Breach of warranty claims focus on whether the designer/manufacturer breached its promises to the consumer. Any time a product is sold, there are two kinds of warranties: express and implied. An express warranty is a stated or written promise or representation made by the retailer or manufacturer regarding the product. An implied warranty is a promise or representation not necessarily stated, but one that is implicit in all product sales—that a product, if used as intended, will not cause harm.Legal Challenges in Product Liability Litigation
Companies can overcome these assertions if it is shown they provided proper warnings or instructions or if the consumer did not use the product as intended.
Another significant challenge in any product liability case is the issue of causation. That is, consumers have to prove injuries sustained were directly caused as a result of the defendant’s breach of duty. The two essential elements that must be proven are causation-in-fact and foreseeability.
To prove causation-in-fact, the plaintiff needs to show that “but for” the defendant’s negligence or defect, injury would not have occurred. In cases where more than one cause may have factored into the injury, it is sufficient for the plaintiff to demonstrate that the defendant’s negligence was a “substantial factor” contributing to the injury.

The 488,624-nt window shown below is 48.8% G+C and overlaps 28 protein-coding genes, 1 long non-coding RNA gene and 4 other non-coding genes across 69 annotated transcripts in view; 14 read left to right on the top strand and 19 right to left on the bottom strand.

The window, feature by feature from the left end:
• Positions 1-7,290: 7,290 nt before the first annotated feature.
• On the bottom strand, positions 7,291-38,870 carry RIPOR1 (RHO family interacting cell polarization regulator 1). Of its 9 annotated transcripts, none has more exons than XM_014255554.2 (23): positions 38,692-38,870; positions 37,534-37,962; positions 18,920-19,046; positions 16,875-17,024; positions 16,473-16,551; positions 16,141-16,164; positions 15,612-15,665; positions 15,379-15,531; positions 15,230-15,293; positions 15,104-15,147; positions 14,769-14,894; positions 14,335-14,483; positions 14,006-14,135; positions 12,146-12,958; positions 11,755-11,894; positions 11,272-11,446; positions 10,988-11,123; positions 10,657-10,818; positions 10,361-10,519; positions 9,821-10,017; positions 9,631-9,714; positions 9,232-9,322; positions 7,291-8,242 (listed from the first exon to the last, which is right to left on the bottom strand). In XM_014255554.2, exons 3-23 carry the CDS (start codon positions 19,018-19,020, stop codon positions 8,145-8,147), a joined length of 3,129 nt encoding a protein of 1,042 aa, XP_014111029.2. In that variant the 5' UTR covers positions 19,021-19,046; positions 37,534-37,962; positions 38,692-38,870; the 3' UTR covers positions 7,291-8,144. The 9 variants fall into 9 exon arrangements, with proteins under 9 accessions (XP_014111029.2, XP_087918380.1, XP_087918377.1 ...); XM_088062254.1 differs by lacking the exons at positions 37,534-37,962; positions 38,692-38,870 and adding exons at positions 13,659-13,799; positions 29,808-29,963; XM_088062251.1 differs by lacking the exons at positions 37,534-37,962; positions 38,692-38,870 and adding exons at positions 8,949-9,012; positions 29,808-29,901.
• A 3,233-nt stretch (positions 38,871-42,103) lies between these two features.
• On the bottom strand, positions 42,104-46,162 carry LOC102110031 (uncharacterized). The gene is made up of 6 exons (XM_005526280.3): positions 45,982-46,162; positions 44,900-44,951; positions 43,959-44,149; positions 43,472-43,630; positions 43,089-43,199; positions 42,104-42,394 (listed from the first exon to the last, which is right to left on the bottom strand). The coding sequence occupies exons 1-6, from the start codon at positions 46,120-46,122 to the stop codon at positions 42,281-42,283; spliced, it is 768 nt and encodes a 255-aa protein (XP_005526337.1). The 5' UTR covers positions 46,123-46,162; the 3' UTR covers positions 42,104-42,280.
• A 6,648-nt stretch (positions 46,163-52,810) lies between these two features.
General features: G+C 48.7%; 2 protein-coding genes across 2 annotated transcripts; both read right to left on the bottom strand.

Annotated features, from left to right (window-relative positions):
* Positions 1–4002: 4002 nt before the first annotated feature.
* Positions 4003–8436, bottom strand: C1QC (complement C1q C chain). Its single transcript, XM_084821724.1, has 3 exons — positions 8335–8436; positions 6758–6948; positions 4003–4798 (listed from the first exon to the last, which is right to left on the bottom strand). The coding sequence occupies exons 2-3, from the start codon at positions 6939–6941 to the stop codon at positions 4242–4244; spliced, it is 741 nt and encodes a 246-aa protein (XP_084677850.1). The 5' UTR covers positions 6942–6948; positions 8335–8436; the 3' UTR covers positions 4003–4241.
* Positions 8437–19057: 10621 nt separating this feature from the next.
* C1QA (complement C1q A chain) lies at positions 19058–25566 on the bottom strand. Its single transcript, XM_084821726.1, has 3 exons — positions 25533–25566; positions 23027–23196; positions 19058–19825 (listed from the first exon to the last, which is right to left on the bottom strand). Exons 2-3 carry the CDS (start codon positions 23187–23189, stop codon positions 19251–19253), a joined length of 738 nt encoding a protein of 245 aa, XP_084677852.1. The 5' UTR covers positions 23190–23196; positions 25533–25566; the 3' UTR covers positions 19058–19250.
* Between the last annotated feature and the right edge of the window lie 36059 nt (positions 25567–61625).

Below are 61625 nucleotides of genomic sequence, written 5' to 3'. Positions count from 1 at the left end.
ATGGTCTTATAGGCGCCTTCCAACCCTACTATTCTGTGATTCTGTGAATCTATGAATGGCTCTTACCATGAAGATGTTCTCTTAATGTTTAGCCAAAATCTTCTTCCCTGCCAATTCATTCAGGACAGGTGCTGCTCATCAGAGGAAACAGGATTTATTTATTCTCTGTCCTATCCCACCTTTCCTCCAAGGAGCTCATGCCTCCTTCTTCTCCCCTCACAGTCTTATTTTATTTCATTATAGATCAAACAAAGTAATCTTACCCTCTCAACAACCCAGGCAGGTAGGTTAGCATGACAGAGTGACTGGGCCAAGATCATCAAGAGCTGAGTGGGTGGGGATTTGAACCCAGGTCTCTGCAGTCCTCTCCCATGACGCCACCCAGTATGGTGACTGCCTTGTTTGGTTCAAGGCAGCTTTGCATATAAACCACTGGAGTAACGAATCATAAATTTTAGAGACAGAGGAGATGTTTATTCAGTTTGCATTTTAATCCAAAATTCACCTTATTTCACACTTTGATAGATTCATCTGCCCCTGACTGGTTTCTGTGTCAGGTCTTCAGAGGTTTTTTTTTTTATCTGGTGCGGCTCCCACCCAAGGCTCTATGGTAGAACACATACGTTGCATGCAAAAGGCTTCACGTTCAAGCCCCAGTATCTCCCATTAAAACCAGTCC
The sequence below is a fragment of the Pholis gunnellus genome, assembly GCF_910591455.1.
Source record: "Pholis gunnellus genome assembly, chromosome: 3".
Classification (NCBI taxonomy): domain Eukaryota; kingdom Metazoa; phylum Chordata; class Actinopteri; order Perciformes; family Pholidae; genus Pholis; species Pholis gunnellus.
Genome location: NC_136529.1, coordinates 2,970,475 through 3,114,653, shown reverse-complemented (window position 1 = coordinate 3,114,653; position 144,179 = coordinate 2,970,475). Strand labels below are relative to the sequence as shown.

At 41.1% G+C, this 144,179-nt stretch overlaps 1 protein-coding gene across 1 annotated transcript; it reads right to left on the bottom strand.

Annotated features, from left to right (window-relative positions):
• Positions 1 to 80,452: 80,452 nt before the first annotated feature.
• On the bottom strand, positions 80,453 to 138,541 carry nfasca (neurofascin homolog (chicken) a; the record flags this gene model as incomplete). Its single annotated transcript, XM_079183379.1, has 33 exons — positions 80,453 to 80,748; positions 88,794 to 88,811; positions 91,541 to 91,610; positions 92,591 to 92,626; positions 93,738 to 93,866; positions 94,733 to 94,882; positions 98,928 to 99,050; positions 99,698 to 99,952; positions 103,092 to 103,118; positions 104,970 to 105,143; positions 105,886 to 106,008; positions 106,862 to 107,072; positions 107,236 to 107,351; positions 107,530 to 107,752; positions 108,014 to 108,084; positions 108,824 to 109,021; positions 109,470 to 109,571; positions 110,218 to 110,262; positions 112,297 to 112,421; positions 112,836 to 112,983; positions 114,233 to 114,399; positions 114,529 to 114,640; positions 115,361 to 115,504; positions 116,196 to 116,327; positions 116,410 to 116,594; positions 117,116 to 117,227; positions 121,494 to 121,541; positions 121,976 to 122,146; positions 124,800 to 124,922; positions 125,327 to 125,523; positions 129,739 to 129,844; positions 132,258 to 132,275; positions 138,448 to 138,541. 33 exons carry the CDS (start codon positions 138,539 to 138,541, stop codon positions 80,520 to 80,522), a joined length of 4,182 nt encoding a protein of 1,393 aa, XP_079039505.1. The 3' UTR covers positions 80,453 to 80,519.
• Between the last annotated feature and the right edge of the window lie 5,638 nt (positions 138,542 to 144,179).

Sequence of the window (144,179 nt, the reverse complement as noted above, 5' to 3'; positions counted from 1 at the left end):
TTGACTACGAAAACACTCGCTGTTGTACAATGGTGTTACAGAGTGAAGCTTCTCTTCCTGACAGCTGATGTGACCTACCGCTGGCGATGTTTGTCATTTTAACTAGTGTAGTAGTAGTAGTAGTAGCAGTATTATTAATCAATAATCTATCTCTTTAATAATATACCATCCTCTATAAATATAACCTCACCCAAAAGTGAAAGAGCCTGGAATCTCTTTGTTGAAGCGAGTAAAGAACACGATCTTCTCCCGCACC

To prove foreseeability, a plaintiff has to show that circumstances leading to the injury were a natural and probable consequence of the defendant’s conduct.
Our experienced Fort Myers product liability attorneys understand the burden of proof necessary to win such claims, and we are dedicated to fighting for the best possible outcome for our clients.
If you or a loved one has been injured in Southwest Florida, contact Associates and Bruce L. Scheiner, Attorneys for the Injured, for a free and confidential consultation to discuss your rights. There are no fees or costs unless we win. Offices in Fort Myers, Cape Coral, Naples and Port Charlotte.
Call 800-646-1210 for a Free Consultation.